TortsProf Blog

Editor: Christopher J. Robinette
Southwestern Law School

Monday, April 30, 2012

Libel Suit Over Fake Facebook Page

A Georgia middle school student has sued two classmates (along with their parents) for libel and intentional infliction of emotional distress based on a fake Facebook page that the classmates created in the student's name.  According to the Daily Report,

The lawsuit has helped [the student's attorney Natalie] Woodward achieve one important change for her clients—getting the page dropped from Facebook. Woodward made arrangements for Alex to tell her story on CNN this past Saturday morning with her lawyer. After they left the TV studio, Woodward said, Facebook called CNN to get Woodward's contact information. Three hours after the CNN segment aired, the fake Facebook page disappeared from the website.

Thanks to Lisa Smith-Butler for the alert.  


April 30, 2012 in Current Affairs, Teaching Torts | Permalink | Comments (0) | TrackBack (0)

Friday, April 27, 2012

Federal Judge Dismisses Economic Damages Claims Against Toyota

Behind a free registration wall, the National Law Journal reports that Judge Selna has "tentatively dismissed" the economic damages claims of Florida and New York consumers in the sudden acceleration litigation on the ground that they had not actually experieced any SUA problems.


April 27, 2012 in MDLs and Class Actions | Permalink | Comments (0) | TrackBack (0)

Thursday, April 26, 2012

Top 10 Recent SSRN Torts & Products Liability Downloads

RECENT HITS (for all papers announced in the last 60 days)
TOP 10 Papers for Journal of Torts & Products Liability Law eJournal

February 26, 2012 to April 26, 2012

Rank Downloads Paper Title
1 288 Poetry as Evidence
Gregory Scott Parks, Rashawn Ray,
Wake Forest University School of Law, Unaffiliated Authors - affiliation not provided to SSRN,
Date posted to database: February 27, 2012
Last Revised: February 27, 2012
2 167 The Empirical Effects of Tort Reform
Theodore Eisenberg,
Cornell University - School of Law,
Date posted to database: April 2, 2012
Last Revised: April 2, 2012
3 139 Statutes in Common Law Courts
Jeffrey A. Pojanowski,
Notre Dame Law School,
Date posted to database: March 19, 2012
Last Revised: March 28, 2012
4 90 Four Conceptions of Insurance
Kenneth S. Abraham,
University of Virginia School of Law,
Date posted to database: March 6, 2012
Last Revised: March 6, 2012
5 82 Quasi-Property: Like, But Not Quite Property
Shyamkrishna Balganesh,
University of Pennsylvania - Law School - Faculty,
Date posted to database: March 2, 2012
Last Revised: March 25, 2012
6 80 Why Courts Make Orders (and What this Tells Us About Damages)
Stephen A. Smith,
McGill University - Faculty of Law,
Date posted to database: February 22, 2012
Last Revised: February 22, 2012
7 66 Forcing Forgetfulness: Data Privacy, Free Speech, and the 'Right to Be Forgotten'
Robert Kirk Walker,
University of California - UC Hastings College of the Law,
Date posted to database: March 19, 2012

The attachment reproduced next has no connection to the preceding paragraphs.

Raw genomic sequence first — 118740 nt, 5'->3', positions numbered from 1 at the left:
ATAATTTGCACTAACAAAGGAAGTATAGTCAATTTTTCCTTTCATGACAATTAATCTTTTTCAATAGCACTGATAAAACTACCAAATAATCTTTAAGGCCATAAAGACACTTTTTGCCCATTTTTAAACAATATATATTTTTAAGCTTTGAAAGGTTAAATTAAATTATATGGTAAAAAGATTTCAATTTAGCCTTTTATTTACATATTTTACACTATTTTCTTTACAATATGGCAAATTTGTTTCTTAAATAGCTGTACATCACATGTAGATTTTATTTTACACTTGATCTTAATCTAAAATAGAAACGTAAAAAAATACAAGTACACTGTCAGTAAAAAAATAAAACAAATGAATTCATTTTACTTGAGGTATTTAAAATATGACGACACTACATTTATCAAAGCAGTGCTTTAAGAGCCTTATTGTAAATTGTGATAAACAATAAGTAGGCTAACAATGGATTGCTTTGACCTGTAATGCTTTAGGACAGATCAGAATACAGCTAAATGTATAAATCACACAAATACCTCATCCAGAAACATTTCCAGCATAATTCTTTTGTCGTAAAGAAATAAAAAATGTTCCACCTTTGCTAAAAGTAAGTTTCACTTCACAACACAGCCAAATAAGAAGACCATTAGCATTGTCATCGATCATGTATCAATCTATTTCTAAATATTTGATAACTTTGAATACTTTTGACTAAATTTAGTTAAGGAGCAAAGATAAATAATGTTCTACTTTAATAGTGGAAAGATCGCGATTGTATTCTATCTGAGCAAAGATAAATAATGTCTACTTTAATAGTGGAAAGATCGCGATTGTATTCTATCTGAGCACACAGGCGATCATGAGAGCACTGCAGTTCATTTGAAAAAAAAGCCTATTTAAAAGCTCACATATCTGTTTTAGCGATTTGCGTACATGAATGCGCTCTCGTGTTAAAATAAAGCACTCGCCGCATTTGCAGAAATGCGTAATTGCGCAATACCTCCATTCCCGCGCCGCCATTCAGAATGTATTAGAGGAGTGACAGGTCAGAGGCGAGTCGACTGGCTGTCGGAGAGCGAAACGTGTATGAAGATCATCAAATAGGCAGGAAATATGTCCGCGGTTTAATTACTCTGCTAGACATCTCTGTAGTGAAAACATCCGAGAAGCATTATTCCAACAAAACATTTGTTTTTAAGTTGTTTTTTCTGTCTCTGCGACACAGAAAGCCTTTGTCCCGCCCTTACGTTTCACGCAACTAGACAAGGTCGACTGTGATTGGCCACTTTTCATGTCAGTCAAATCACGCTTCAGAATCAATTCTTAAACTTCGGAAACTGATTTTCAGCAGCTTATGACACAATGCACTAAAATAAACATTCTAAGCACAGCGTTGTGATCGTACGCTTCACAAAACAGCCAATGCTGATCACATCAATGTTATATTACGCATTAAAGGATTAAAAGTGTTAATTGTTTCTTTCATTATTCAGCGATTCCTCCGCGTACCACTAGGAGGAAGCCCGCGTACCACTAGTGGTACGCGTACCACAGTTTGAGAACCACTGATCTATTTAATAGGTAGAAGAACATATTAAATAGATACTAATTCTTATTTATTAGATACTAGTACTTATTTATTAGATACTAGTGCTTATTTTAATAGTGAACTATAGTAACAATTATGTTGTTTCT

Last Revised: April 4, 2012
8 65 Graduated Consent in Contract and Tort Law: Toward a Theory of Justification
Tom W. Bell,
Chapman University - School of Law,
Date posted to database: February 27, 2012
Last Revised: February 27, 2012
9 65 Protecting Reputation: Defamation and Negligence
Eric Descheemaeker,
University of Edinburgh - School of Law,
Date posted to database: February 12, 2012
Last Revised: February 12, 2012
10 63 Of Frightened Horses and Autonomous Vehicles: Tort Law and its Assimilation of Innovations
Kyle Graham,
Santa Clara University School of Law,
Date posted to database: February 21, 2012
Last Revised: February 21, 2012


April 26, 2012 in Scholarship | Permalink | Comments (0) | TrackBack (0)

Wednesday, April 25, 2012

BP Proposed Settlement Agreement

...has been filed.  George Conk covers it at TortsToday.


April 25, 2012 in Current Affairs | Permalink | Comments (0) | TrackBack (0)

Tuesday, April 24, 2012

House Republicans Continue to Push Tort Reform

From the Blog of the Legal Times:

House Republican leaders continued to push a medical malpractice reform bill this week that caps non-economic damages at $250,000 and limits lawyer contingency fees, arguing that it would save taxpayers $41 billion and prevent defense spending cuts.

BLT has more. 

Thanks to Lisa Smith-Butler for the alert.


April 24, 2012 in Legislation, Reforms, & Political News | Permalink | Comments (0) | TrackBack (0)

Monday, April 23, 2012

Judge Awards $65k Damages for Loss of Pet

A Colorado judge has awarded $65,000 for the negligent death of the plaintiff's 18-month old dog.  A cleaning service mistakenly let the dog out, where she was hit by a car.  The dog crawled back into the house, and the cleaning service left the dying dog - knowing it had been hit - under the dining room table, where the owner found her dead upon returning 2 hours later.  

 Colorado News9 and Channel 7 have more.   

Thanks to Lisa Smith-Butler for the alert.  

- SBS 

April 23, 2012 in Damages | Permalink | Comments (0) | TrackBack (0)

Saturday, April 21, 2012

Iqbal as Applied to Asbestos

Judge Stephen W. Wilson of the U.S. District Court for the Central District of California has issued what may be the first order following Iqbal in an asbestos case:  Download Order (Mtn to Dismiss Ps' Complaint) 4-17-12[1]

Thanks to Cary Sklaren for the tip.